Dividend Score: Yield, 5 year dividend growth rate, and Payout Ratio
Fundamental Score: P/E, Graham Valuation, and the % below the 200 day simple moving average (SMA)
My thought is this time around I'd see if I couldn't buy something on a nice pullback.

Name Symbol Industry Div Fund Score
Horace Mann Educators  HMN Insurance 5 4 9
ACE Limited ACE Insurance 3 4 7
PennyMac Mort Inv Tr PMT REIT-Residential 2 5 7
Western Union Co WU Financial Services 5 1 6
BOK Financial Corp. BOKF Banking 4 2 6
BHP Billiton plc BBL Mining/Oil&Gas 4 2 6
Chevron Corp. CVX Oil & Gas 4 2 6
Textainer Group Hold TGH Transportation 4 2 6
Rent-A-Center Inc. RCII Retail-Specialty 2 4 6
SeaDrill Limited SDRL Oil&Gas Drilling 2 4 6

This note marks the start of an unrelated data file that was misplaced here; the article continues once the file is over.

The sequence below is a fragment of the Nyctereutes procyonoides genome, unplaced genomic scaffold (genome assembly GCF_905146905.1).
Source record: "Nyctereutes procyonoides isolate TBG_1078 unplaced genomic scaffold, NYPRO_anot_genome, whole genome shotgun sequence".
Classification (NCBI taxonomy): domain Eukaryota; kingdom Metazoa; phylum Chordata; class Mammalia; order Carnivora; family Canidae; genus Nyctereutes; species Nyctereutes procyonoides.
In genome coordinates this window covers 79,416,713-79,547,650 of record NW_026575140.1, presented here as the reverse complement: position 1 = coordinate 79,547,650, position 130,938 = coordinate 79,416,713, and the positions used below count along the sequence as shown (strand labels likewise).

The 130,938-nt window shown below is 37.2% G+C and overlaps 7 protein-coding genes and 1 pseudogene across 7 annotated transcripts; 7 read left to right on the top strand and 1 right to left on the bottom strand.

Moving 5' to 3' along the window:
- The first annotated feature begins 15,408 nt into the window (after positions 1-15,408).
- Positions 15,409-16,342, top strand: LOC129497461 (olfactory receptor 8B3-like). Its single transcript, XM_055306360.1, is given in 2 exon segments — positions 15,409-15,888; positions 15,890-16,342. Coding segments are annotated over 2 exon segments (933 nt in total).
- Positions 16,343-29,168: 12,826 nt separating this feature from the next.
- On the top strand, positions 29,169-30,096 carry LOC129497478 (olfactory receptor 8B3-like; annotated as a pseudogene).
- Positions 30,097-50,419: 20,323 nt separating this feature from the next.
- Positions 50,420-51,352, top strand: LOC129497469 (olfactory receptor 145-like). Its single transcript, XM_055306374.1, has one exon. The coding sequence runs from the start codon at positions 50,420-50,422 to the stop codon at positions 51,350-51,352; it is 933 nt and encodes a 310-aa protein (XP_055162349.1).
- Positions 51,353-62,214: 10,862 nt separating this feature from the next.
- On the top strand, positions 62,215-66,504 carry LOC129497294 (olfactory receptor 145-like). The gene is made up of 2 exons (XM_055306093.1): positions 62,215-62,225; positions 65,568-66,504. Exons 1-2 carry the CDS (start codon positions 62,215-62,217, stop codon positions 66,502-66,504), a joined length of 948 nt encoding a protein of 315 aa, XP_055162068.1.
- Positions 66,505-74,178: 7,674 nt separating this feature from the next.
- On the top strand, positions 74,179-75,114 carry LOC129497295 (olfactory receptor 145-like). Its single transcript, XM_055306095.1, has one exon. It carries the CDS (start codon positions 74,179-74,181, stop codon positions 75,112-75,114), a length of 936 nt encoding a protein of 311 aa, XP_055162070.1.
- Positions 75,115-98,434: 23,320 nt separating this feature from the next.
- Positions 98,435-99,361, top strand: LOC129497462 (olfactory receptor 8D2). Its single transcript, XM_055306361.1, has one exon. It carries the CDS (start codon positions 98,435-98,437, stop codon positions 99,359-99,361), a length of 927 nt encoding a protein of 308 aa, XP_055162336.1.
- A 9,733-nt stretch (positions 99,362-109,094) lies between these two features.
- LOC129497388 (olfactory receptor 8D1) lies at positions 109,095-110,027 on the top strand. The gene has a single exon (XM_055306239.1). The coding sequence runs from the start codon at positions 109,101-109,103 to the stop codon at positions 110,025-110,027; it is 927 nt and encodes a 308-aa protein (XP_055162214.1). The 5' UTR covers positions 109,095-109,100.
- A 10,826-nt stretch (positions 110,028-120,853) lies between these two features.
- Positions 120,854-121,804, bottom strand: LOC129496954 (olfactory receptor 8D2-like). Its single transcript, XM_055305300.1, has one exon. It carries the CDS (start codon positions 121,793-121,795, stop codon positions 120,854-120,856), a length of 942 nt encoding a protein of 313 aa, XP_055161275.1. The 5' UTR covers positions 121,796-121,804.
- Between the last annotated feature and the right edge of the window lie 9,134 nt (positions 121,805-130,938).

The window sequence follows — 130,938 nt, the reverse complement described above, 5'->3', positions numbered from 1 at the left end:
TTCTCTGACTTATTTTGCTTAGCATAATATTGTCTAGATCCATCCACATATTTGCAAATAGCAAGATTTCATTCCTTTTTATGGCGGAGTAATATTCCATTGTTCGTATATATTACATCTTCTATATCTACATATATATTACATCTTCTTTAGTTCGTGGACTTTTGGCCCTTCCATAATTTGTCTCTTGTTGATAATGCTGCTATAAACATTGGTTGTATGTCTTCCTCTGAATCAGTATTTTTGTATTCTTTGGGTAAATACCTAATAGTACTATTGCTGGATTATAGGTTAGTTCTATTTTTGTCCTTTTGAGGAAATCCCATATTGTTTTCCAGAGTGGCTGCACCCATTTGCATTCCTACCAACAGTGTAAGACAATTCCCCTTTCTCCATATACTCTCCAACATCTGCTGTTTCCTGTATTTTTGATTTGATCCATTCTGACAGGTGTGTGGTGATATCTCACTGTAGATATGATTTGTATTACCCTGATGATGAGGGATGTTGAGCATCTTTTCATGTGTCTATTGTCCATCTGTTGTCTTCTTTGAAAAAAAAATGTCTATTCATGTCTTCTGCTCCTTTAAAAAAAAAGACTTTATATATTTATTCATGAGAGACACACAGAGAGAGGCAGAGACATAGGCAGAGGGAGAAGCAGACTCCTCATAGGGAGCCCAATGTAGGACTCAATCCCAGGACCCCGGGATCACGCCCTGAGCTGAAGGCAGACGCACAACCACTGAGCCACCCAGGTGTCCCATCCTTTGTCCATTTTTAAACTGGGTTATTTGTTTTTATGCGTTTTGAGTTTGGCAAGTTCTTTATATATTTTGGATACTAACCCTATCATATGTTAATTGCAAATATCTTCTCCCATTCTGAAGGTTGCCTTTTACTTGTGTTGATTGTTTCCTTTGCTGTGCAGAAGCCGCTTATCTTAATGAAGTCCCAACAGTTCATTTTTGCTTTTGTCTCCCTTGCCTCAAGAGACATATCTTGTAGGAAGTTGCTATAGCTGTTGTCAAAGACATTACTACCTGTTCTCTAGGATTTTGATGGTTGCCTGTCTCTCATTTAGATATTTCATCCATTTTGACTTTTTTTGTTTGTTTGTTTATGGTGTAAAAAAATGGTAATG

Monarch Fin Hold Inc. MNRK Banking 2 4 6
Bar Harbor Bankshares BHB Banking 2 4 6
Hanover Insnce Group THG Insurance 2 4 6
Old Republic Internati ORI Insurance 2 4 6
Travelers Companies TRV Insurance 2 4 6
Principal Financial Gr PFG Financial Services 4 1 5
Frisch's Restaurants Inc. FRS Restaurants 3 2 5
TAL Int Group Inc. TAL Rental/Leasing Services 2 3 5
PartnerRe Limited PRE Insurance 2 3 5
Territorial Bancorp TBNK Banking 1 4 5
Triangle Capital Corp. TCAP BDC-Financial Services 1 4 5


Companies quick to cross off...
ACE: Previously crossed off
PMT: Previously crossed off
WU: Previously crossed off
BBL: Previously crossed off
TGH: Previously crossed off
RCII: Previously crossed off
SDRL: Previously crossed off
THG: Previously crossed off
TRV: Previously crossed off
PFG: Previously crossed off
TAL: Previously crossed off
PRE: Previously crossed off
TCAP: Previously crossed off


New companies for possible review...
HMN: Horace Mann Educators Corp: Thought it would be something with education but its a holding company for insurance companies. I'm long AFL and AFSI, I need another like I need another goldbug telling me the stock market is going to crash.